When Pierre and Ping, our South African friends we met in Patagonia, take us on a road trip, we can’t believe our luck. Steep valleys, traditional olive groves, breathtaking views of the desert, ostriches, and picturesque villages make the drive spectacular. They also take us to “De Vette Mossel”, a popular, family-run fish restaurant on the beach of Mossel Bay, where we feast on all the goodies that grow and swim in these nutrient-rich waters. Our lively social agenda continues when Marlize’s parents Wilna and Piet visit and treat us to a delicious meal at the country club.
Around Two Capes
Thanks to the hospitality of such lovely friends, time flies by. We leave Mossel Bay under a sunny sky and with a light breeze from the east that pushes us towards Cape Town. We had waited ten days for these conditions. First, we round Cape Agulhas, the southernmost point of Africa. Hours later, we move past the Cape of Good Hope. We can hardly believe that we have such beautiful weather in this infamously treacherous sailing area. While sailors who preceded us had to deal with strong gusts, we approach Cape Town under gennaker. Overjoyed we treat ourselves to a berth in the V&A Waterfront marina, in the heart of the city.
Our neighbors in the marina – the seals – loudly compete for the best spot on the pontoon that the Two Oceans Aquarium has made for them. Regularly they visit us, so we are treated to live marine entertainment. The marina also proves to be an ideal place to meet old and new friends, as they can easily board Luci via the floating pontoons. We are thrilled to reunite with Willem who treats us for lunch, introduces us to his lovely friends Hugo and Liesje, and even invits us to King’s Day drinks with more than 200 Dutchies at the consulate. With Shana we share common friends, and she steals our hearts when she takes us to a captivating music performance, Stellenbosch and Fransch Hoek. Seeing such green, lush landscapes and visiting a wine estate makes us understand why this region is so popular. We also make our way to the Kirstenbosch botanical gardens, which prove to be absolutely enchanting and captivate our attention for the day.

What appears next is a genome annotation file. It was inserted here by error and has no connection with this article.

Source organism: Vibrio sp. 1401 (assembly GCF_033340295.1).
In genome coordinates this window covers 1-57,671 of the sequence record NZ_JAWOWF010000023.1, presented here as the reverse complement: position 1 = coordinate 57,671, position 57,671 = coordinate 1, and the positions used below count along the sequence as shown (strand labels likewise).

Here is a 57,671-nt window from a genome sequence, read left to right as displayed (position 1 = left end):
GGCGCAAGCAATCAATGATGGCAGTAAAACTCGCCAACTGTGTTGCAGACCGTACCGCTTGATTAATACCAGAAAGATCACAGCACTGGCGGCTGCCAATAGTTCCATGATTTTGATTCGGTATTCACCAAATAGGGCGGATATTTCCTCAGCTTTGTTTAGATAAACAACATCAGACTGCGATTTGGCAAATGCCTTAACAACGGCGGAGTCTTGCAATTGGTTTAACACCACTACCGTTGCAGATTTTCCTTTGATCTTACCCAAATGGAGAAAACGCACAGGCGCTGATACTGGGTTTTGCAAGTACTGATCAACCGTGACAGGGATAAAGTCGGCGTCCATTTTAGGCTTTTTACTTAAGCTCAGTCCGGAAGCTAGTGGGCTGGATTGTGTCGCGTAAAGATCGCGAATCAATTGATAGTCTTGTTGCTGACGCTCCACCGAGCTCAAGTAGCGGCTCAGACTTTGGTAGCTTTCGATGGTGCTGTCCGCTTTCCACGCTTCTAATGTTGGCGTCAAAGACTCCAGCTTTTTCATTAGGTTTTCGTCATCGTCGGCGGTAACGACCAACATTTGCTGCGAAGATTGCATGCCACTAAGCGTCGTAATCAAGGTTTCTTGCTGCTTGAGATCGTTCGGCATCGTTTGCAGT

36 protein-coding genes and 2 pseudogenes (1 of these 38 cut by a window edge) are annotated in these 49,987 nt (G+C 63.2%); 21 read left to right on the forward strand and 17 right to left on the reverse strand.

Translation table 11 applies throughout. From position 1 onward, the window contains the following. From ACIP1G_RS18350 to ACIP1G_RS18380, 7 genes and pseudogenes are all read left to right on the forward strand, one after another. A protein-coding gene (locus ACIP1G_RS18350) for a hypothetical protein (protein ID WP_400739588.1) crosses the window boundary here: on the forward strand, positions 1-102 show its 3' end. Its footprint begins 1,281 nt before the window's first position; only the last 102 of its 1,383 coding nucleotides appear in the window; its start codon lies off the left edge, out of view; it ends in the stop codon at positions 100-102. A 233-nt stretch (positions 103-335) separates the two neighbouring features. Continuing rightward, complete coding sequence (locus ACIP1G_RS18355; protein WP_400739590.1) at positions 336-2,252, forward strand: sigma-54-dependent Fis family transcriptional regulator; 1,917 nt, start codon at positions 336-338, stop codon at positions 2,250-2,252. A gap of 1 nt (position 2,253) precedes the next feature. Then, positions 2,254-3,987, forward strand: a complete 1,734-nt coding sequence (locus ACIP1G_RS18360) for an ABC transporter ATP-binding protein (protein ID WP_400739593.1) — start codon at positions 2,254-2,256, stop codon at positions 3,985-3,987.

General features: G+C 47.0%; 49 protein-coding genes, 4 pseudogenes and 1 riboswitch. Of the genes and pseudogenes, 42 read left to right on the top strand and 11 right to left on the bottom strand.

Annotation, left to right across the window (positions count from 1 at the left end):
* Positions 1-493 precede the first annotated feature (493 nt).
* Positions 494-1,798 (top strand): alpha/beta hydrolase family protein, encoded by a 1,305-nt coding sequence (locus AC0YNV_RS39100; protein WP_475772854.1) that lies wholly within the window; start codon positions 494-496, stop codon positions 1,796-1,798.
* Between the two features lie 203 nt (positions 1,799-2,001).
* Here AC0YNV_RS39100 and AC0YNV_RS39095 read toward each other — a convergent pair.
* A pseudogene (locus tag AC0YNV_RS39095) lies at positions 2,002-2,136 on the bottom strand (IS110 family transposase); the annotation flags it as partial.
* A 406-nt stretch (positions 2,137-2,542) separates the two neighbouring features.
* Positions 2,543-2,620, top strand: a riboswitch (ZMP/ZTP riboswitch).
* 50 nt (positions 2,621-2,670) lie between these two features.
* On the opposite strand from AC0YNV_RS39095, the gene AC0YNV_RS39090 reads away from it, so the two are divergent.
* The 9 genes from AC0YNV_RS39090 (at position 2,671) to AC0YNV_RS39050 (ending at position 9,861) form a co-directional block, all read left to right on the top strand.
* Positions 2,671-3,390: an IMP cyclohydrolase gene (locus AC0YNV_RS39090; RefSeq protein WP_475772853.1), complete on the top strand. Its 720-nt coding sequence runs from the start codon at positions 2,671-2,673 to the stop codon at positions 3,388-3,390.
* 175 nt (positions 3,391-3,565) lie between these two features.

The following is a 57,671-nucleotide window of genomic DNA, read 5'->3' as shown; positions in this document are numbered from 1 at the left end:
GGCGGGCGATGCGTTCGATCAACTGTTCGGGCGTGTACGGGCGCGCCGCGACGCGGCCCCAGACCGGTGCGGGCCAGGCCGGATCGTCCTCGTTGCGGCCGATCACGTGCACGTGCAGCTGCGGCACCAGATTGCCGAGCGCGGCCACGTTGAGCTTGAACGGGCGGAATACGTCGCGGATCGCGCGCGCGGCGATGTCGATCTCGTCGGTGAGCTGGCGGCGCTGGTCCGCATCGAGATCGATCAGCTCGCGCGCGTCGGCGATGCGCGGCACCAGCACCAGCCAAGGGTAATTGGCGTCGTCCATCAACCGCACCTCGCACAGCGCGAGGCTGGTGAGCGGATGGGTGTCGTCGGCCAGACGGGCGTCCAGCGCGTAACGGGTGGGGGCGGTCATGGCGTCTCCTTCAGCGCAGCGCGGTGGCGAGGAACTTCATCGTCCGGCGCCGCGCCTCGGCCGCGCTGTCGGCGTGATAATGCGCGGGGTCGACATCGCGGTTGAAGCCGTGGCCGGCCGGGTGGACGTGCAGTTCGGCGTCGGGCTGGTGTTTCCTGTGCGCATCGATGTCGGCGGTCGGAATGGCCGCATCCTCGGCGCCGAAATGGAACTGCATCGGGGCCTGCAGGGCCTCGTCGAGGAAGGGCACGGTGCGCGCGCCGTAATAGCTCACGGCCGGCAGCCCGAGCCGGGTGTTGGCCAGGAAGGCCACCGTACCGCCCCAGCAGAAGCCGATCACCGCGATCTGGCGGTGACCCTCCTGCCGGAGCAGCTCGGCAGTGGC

Hardship and Forgiveness
On a day with calm seas, we take a ferry to visit Robben Island. “What a tragic place this is”, Ivar sighs when we learn how South Africa’s traumatic history over the centuries played out here. The seals of the island were slaughtered by the Dutch in the 17th century and the island soon became a prison for insurgents and later a leper colony. From the 1960s onwards it was again used as a prison. Political prisoners, specifically those who fought against apartheid, the institutionalized system of racial segregation, were held there under circumstances akin to a concentration camp.
Today it is a museum. An ex-convict tells us about the inhumane conditions under which he and many others including Nelson Mandela were imprisoned here. Despite hardship, the future president of South Africa chose forgiveness and reconciliation over revenge and hatred. Because of this, he is widely credited for avoiding carnage once apartheid was abolished. “If we fight, our children lose,” he stated. His inspiration was Ubuntu, an African way of life that revolves around community and sharing.
Truth and Reconciliation